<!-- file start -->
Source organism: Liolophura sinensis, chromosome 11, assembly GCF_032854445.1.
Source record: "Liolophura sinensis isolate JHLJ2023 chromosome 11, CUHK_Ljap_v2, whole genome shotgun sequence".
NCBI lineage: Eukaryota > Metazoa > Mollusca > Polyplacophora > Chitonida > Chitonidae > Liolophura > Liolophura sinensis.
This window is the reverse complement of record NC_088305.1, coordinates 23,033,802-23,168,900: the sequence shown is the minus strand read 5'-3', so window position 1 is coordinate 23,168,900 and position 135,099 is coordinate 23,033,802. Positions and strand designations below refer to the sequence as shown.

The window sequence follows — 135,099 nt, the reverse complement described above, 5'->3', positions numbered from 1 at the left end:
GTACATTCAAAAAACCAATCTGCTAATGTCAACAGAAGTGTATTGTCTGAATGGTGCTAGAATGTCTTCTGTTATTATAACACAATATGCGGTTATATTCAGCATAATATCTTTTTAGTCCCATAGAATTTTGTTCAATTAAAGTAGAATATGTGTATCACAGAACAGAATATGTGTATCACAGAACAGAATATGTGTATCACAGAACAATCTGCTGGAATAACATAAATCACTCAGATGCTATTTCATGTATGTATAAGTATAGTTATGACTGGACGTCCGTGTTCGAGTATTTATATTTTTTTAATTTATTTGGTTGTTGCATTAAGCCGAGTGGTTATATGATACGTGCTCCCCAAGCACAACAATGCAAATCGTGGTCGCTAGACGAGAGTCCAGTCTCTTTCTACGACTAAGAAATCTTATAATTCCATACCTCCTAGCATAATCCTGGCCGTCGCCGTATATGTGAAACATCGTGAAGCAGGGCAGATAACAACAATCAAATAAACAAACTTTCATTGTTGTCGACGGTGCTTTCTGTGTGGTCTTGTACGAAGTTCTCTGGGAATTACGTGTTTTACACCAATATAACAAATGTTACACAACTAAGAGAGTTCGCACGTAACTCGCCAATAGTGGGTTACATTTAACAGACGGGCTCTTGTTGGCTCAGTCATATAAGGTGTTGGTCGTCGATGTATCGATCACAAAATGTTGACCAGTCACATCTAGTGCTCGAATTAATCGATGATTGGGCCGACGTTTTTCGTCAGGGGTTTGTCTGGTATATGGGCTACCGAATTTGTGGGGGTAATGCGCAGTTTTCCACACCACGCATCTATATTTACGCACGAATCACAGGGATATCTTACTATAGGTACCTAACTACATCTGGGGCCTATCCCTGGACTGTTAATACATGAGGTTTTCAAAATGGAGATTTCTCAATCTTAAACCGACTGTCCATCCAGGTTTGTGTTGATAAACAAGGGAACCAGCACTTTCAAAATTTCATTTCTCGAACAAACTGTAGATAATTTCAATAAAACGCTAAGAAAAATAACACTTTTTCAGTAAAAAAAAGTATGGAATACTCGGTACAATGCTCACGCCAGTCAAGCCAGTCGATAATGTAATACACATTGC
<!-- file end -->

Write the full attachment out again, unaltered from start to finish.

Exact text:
Source organism: Liolophura sinensis, chromosome 11, assembly GCF_032854445.1.
Source record: "Liolophura sinensis isolate JHLJ2023 chromosome 11, CUHK_Ljap_v2, whole genome shotgun sequence".
NCBI lineage: Eukaryota > Metazoa > Mollusca > Polyplacophora > Chitonida > Chitonidae > Liolophura > Liolophura sinensis.
This window is the reverse complement of record NC_088305.1, coordinates 23,033,802-23,168,900: the sequence shown is the minus strand read 5'-3', so window position 1 is coordinate 23,168,900 and position 135,099 is coordinate 23,033,802. Positions and strand designations below refer to the sequence as shown.

The window sequence follows — 135,099 nt, the reverse complement described above, 5'->3', positions numbered from 1 at the left end:
GTACATTCAAAAAACCAATCTGCTAATGTCAACAGAAGTGTATTGTCTGAATGGTGCTAGAATGTCTTCTGTTATTATAACACAATATGCGGTTATATTCAGCATAATATCTTTTTAGTCCCATAGAATTTTGTTCAATTAAAGTAGAATATGTGTATCACAGAACAGAATATGTGTATCACAGAACAGAATATGTGTATCACAGAACAATCTGCTGGAATAACATAAATCACTCAGATGCTATTTCATGTATGTATAAGTATAGTTATGACTGGACGTCCGTGTTCGAGTATTTATATTTTTTTAATTTATTTGGTTGTTGCATTAAGCCGAGTGGTTATATGATACGTGCTCCCCAAGCACAACAATGCAAATCGTGGTCGCTAGACGAGAGTCCAGTCTCTTTCTACGACTAAGAAATCTTATAATTCCATACCTCCTAGCATAATCCTGGCCGTCGCCGTATATGTGAAACATCGTGAAGCAGGGCAGATAACAACAATCAAATAAACAAACTTTCATTGTTGTCGACGGTGCTTTCTGTGTGGTCTTGTACGAAGTTCTCTGGGAATTACGTGTTTTACACCAATATAACAAATGTTACACAACTAAGAGAGTTCGCACGTAACTCGCCAATAGTGGGTTACATTTAACAGACGGGCTCTTGTTGGCTCAGTCATATAAGGTGTTGGTCGTCGATGTATCGATCACAAAATGTTGACCAGTCACATCTAGTGCTCGAATTAATCGATGATTGGGCCGACGTTTTTCGTCAGGGGTTTGTCTGGTATATGGGCTACCGAATTTGTGGGGGTAATGCGCAGTTTTCCACACCACGCATCTATATTTACGCACGAATCACAGGGATATCTTACTATAGGTACCTAACTACATCTGGGGCCTATCCCTGGACTGTTAATACATGAGGTTTTCAAAATGGAGATTTCTCAATCTTAAACCGACTGTCCATCCAGGTTTGTGTTGATAAACAAGGGAACCAGCACTTTCAAAATTTCATTTCTCGAACAAACTGTAGATAATTTCAATAAAACGCTAAGAAAAATAACACTTTTTCAGTAAAAAAAAGTATGGAATACTCGGTACAATGCTCACGCCAGTCAAGCCAGTCGATAATGTAATACACATTGC